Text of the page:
General insurance customers will be subject to stricter duty of disclosure guidelines under legal amendments, which opened to public consultation this week.
Under draft amendments to the Insurance Contracts Regulations 1985
, for the insurer, to rely on a consumer’s compliance with this duty, it needs to inform the consumer, in writing, of the general nature and effect of the duty.
The insurer must give written notices in relation to contracts of general insurance, life insurance and eligible contracts of insurance; and the duty of disclosure for a person who will be insured by others. An oral notice can be given in relation to eligible contracts of insurance.
The new rules, which come into effect on 28 December, 2015, are likely to benefit insurers. For example, Part 1 says of the customer’s duty of disclosure: “Before you enter into a contract of general insurance with us, you have a duty, under the Insurance Contracts Act 1984, to disclose to us every matter that you know, or could reasonably be expected to know, is relevant to our decision whether to accept the risk of the insurance and, if so, on what terms. This duty of disclosure applies until the contract is entered into.”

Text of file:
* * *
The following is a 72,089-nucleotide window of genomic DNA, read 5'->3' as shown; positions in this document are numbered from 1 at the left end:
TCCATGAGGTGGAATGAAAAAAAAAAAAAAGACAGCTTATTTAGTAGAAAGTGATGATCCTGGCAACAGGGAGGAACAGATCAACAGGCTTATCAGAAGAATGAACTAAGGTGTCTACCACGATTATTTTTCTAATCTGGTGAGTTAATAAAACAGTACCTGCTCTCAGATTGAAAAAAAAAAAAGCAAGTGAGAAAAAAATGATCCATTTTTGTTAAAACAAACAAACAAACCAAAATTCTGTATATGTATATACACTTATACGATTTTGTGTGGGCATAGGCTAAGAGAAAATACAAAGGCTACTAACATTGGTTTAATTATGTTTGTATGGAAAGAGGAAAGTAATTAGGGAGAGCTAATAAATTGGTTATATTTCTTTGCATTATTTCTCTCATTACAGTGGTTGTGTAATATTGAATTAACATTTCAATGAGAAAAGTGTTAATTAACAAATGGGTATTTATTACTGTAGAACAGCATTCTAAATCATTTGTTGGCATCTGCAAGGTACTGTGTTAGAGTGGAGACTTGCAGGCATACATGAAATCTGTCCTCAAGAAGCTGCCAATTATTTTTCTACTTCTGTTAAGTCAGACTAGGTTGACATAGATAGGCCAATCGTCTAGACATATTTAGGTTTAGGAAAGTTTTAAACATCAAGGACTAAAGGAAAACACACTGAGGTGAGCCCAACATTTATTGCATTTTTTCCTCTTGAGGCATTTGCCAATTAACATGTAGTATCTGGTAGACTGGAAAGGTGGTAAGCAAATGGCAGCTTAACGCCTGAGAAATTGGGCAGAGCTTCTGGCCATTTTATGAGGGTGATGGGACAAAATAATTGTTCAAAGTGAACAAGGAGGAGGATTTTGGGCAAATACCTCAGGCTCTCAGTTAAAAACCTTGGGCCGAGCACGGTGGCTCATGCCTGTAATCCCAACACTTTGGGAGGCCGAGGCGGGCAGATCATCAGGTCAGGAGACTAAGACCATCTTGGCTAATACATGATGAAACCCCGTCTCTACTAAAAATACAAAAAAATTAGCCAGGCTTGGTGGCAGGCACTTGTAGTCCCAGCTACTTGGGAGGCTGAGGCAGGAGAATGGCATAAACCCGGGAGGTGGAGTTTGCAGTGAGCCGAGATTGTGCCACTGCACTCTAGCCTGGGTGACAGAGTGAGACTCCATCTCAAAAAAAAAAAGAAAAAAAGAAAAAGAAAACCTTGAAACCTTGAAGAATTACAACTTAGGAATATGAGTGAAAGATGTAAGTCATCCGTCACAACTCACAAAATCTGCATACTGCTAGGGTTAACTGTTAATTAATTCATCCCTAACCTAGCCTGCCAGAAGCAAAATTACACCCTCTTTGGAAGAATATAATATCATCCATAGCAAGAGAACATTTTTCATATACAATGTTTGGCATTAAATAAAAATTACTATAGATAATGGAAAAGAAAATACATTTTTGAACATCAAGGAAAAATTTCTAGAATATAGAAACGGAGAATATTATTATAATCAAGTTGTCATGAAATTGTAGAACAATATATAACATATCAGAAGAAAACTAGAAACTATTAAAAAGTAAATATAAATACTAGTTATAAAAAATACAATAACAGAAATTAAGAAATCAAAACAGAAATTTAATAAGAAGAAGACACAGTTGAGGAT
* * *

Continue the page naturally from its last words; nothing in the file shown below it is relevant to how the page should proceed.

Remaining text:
Part 4 details how the policyholder must uphold their duty of disclosure at the point of renewal.
The Federal Government
Treasury yesterday opened the amendments for public consultation on Monday. Submissions must be received by 27 June.
The new legislation follows on from the Insurance Contracts Amendment Act 2013
which received Royal Assent in June last year. One of the many amendments it made included the duty of consumers to disclose matters to an insurer before entering into the contract.
The amendments can be read and submissions made here